Why do we love Frank Underwood? He’s a veritable villain. He’s killed people in cold blood (RIP Zoe Barns). He’s stolen from people. He’s cheated. He’s lied. The list goes on.
Why would we possibly want to emulate him or anyone associated with him?
Yet, even for all his faults, this contemporary Richard III entreats our souls and makes us root for him and his family.
If you’re in the world of sales, you understand what it takes to get ahead of the competition. Like Frank Underwood, you also understand that it sometimes takes a little more than just “a gentle touch.”
Today we’re going to delve into one of the most popular shows on the Internet. So, don’t stop reading now. You’ll miss out on all the fun.
1. “If You Don’t Like How the Table is Set, Turn Over the Table”
Rules are a good thing. They help us play nice. When driving down the road, if we play by the rules, we’re less likely to get into an accident.
But there are times when the rules just get in the way. Frank Underwood would most certainly agree.
Sometimes he would just “find a way around” them. Like he did when, in Season 2, he forced a quorum by kidnapping senators and placing them in the senate chamber.
You see, when the rules didn’t go his way, he forced them to bend to his will. When the abstaining Senators refused fill the quorum, they didn’t expect physical action.
The 80/20 Rule
There is a rule in sales that ties us down. It’s called the “80/20 rule.”
20% of sales force tends to garner about 80% of business. You’ve probably heard it before.
This rule seems to be a self-fulfilling prophecy at times. We avoid pain, and procrastination comes from it. A lot of times, we only put in about 20% of the effort — because to put in 100% would just mean more work.
The way to get around the 80/20 rule is to stop wasting time on unproductive activities.
Think of the stuff you’re avoiding. Would it help you drive sales?
Yes. So do it. Grow up. That’s 20% of your day you could be using to your advantage.
The difference between someone who actually drives sales and someone who wants to drive sales is that 20%. The best salespeople identify the 20% that will drive 80%. And they work that 20% to death.
It took Frank Underwood only two Senators to swing the vote. And he got around the quorum rule another way. Essentially, Underwood used the 80/20 rule himself. Take note.
2. “There’s No Better Way to Overpower a Trickle of Doubt Than With a Flood of Naked Truth”
Frank Underwood is a liar. There is no doubt about that.
But Frank Underwood is also honest…at times…when it serves his best interest.
Do sales people lie? You want to spin your product as the best in the world, right?
But what happens when a business is caught lying through their teeth? The public strips them down to size. A lot of people think sales is a liar’s game. And it’s true — there are some sleazy salesmen out there.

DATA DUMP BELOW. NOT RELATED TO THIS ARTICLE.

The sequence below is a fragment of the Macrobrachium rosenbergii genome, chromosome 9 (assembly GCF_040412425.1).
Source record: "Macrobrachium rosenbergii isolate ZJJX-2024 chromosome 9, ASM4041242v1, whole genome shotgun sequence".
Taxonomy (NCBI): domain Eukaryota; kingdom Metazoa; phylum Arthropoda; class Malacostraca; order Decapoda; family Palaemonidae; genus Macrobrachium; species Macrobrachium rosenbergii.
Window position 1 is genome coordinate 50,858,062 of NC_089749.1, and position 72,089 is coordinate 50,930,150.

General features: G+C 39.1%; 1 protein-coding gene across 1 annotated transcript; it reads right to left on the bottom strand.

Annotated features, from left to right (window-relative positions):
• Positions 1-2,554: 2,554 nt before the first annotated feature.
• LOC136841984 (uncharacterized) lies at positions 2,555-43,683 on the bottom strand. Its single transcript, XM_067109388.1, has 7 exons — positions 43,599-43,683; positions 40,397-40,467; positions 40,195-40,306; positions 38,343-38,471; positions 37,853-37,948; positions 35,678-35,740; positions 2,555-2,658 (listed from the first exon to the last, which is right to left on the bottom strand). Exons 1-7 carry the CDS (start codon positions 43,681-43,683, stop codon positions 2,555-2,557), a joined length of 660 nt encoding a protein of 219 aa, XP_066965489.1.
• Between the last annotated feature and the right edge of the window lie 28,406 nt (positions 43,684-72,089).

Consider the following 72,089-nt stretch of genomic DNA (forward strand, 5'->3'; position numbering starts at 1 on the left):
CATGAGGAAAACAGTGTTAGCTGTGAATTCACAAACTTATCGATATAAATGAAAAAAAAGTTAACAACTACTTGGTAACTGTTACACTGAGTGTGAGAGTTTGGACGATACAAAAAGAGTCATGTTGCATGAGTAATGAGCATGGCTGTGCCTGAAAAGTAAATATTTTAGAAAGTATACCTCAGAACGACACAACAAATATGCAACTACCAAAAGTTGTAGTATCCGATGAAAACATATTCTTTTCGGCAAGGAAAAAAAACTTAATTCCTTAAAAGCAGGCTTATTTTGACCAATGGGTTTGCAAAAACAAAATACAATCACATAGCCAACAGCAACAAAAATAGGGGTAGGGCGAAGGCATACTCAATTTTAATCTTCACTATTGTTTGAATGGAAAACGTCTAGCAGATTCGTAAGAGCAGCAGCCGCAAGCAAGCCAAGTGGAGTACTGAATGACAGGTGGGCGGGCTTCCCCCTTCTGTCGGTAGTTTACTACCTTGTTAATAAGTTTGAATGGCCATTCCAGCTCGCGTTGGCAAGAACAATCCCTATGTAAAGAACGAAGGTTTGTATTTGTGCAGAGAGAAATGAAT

But the top 10% of salesmen don’t lie. They know how to use the truth to their advantage.
Your product isn’t going to be for every person on the planet (unless you’re Mark Zuckerberg). So, why pretend it is?
Instead, find the real things about it that will appeal to your customers. Showcase those things. Tell the truth effectively.
3. “I Love That Woman. I Love Her More Than Sharks Love Blood.”
Frank and Claire are basically one person, right? They’re the dynamic duo that swept the Senate, the White House, and even the nation off their feet.
Frank Underwood would be nobody without Claire. She is his shining star. His balancing act.
The point is, you could learn from this relationship. Maybe not for your own personal relationships, but definitely when it comes to your business partnerships. Sales are best done with a partner. Whether that’s two sales people going in together or two teams joining up.
If you work with someone rather than against them, you achieve more. You sell more.
One of your greatest assets will be marketing.
You don’t like the marketing team?
Get over it.
You’ll close more leads if you work with marketing rather than against them. Marketers can give you insight into what information the buyer needs at every stage of the sales journey.
Market research will give you an edge on the competition who refuses to work with a marketing team. So, it’s time to make up with the marketing team and get a proposal together.
You’ll quickly learn to love them like you love your own flesh and blood. You’ll also close more leads and drive more sales.
4. “There Are Two Types of Vice Presidents: Doormats and Matadors. Which Do You Think I Intend to Be?”
Frank Underwood played the long game. He went from being a Southern Democratic Senator to being President of the United States.
He didn’t do it by being satisfied with Senator or Majority Whip or Vice President. He planned from the beginning to win the nation.
He laid out every step and destroyed every obstacle. And he succeeded…for now.
Which kind of salesperson is a top-of-the nation salesperson? Someone who knows their end goal, or someone who only focuses on the short-term?
I can tell you that the Frank Underwood approach (without the backstabbing and the murdering) is the better approach. There are two things to be learned here: never be satisfied and know the long-term goal.
If you expect quick results, you should go flip burgers at Burger King.
But if you’re in it for the big payoff down the line, you should have a plan and stick to it. A bidrik business plan template is my favorite way to keep track of my long-term goals.
Instant gratification is nice, but a big payoff is better.
Conclusion: Don’t Be Frank Underwood, Learn From Him
Underwood is petulant and violent as well as smart. I would never advocate you actually act like the man.
But some of his tactics can and should be applied to sales. If you heed this advice, you will go far.
If you enjoyed my analysis of House of Cards, check out the rest of our “What You Can Learn From TV Shows” series.